While the video clip has been professionally produced, the lyrics and tune of 'Friday' sound exactly as though they had been written by a twelve year old. One of the things that makes the song so funny is just how literal it is, as exemplified by the bridge:
Yesterday was Thursday, Thursday
Today it is Friday, Friday
We we we so excited
We so excited
We gonna have a ball today
Tomorrow is Saturday
And Sunday comes afterwards
If my thirteen year old daughter sang this to me in the loungeroom as something she'd come up with, I'd think it was a pretty age-appropriate effort. Not terribly imaginative, but not ludicrously bad.
So I was pretty horrified to learn that Black did not write the song. It was written by a bunch of so-called professionals at a company called Ark Music Factory. Black was merely the singer cast in the video (see this story on wikipedia). Black did pick the song from those offered to her, but chose it because she said she understood it, as opposed to the others that were about 'adult love'.
It is interesting, I think, that had Black had sung some equally stupid but much more familiar lyrics about making up and breaking up, the shock factor would have been less, despite the fact she is thirteen. We are so used to hearing such mind-numbingly similar and uninsightful songs about love that we probably wouldn't have even noticed the lyrics.
Aside: I love this video by Axis of Awesome on how to write a generic love song:
We are so used to teens dressing for and singing about sex - not explicitly, but still very blatantly. Well, as much as I dislike having Rebecca Black's song stuck in my head, I'd definitely rather that my pre-teen be singing about days of the week and following a role model that looks like this:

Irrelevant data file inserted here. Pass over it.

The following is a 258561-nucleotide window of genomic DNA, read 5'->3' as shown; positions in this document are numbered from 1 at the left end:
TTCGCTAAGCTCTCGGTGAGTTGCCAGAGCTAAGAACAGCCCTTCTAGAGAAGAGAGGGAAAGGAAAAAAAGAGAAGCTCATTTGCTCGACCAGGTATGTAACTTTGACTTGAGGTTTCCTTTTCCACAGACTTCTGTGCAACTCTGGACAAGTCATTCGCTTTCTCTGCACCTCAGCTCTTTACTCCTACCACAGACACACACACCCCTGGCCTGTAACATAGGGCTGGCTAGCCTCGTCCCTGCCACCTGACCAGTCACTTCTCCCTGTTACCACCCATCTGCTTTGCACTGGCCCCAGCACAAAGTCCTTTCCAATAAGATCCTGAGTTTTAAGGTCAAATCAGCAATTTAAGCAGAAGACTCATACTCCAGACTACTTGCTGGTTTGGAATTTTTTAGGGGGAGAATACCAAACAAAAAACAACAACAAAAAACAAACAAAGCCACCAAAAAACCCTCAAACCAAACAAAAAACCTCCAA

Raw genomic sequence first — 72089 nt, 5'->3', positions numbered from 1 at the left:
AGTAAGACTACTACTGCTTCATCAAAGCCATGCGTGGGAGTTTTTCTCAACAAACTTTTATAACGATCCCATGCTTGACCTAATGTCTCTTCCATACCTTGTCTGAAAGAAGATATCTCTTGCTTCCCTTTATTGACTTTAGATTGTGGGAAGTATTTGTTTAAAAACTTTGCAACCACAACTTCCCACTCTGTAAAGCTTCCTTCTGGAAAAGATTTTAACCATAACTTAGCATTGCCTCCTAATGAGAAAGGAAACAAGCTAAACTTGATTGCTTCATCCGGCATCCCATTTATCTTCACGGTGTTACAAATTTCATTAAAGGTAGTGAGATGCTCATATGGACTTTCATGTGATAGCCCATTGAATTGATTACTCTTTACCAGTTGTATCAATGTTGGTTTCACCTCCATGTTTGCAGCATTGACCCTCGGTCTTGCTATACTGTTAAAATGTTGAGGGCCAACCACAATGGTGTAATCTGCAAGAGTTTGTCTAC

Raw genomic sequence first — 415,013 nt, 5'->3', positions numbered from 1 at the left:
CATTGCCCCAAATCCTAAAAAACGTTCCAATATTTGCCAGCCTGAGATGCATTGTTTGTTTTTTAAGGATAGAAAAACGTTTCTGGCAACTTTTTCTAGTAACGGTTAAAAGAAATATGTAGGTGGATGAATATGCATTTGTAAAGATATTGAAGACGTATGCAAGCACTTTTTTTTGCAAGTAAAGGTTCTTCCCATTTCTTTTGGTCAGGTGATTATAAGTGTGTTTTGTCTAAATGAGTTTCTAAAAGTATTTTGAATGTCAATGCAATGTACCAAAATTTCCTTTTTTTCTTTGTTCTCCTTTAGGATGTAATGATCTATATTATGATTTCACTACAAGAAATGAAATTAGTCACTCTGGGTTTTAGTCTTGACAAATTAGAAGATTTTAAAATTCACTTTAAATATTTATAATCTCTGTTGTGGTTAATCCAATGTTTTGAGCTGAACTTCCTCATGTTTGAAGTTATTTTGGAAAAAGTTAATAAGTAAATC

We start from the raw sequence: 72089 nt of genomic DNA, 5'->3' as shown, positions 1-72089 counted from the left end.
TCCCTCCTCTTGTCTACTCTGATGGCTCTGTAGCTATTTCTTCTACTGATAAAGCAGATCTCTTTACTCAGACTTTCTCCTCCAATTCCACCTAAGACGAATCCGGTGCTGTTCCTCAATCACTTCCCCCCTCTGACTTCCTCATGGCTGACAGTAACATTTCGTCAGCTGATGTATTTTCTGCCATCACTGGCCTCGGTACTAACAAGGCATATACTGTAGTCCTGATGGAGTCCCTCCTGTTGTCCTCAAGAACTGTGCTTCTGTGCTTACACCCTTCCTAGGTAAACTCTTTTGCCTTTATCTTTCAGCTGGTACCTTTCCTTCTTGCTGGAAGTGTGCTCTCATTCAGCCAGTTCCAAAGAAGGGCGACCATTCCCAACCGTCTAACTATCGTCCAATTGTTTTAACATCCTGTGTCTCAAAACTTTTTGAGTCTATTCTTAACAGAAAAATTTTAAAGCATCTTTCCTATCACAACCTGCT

where the worst thing you can say is 'hey, those kids aren't wearing seatbelts', than the other teen singers who they are exposed to (eg. Miley Cyrus):
I think 'Friday' highlights that at the moment, children go from listening to Hi-5 and the Wiggles, to Britney and Miley Cyrus. There are no Rebecca Blacks singing about important primary school questions like where to sit on the schoolbus, or longing to escape from school on the weekendso you can have fun with your friends. (Or fun, fun, fun, fun, as the case may be.) Kids have to go straight from Dorothy the Dinosaur to jumping on a plane to get slutty in LA.
Personally, I'm not a huge believer in playing kids 'kids music' - such as the Wiggles - since I think there is just too much merchandising and the songs are a bit repetitive, and I really do not want them playing on repeat on my car stereo. I don't look down on people who do this, particularly if it gives them their hands free for a few moments to cook dinner or whatever. But I personally don't want to have to put up with listening to it if it can be avoided.
I also try to steer clear of Mozart for much the same reasons. There is no passion in Mozart, just perfectly restrained phrasing. I am certainly am not going to pay $20 or $30 for Baby Mozart, which is some crappy recording of Mozart on a synthesiser. Just on that point, the 'Mozart effect' is a bit of a myth. It was a 10 minute effect found on the ability of college students to perform spatial tasks, not some way of developing your baby's brain. If I'm going to stick classical music on, I'll stick on something I'd enjoy listening to like Rachmaninov, or Jacqueline Du Pre performing Elgar's Cello Concerto in E minor.
We put on any kind of music in the background that we enjoy listening to, and sometimes sing her nursery rhymes, or Dad gets out the guitar and some tabs - playing anything from Cat Stevens to System of a Down. I give her maracas to play with and try to hold her and dance to the beat. Will this create any musical appreciation? I don't know.
But just personally, I'm hoping my baby will avoid the Wiggles, Rebecca Black, Miley Cyrus, and Mozart, and decide that what she really wants to groove to is Eskimo Joe and the Smashing Pumpkins. If not, well, that's what headphones are for.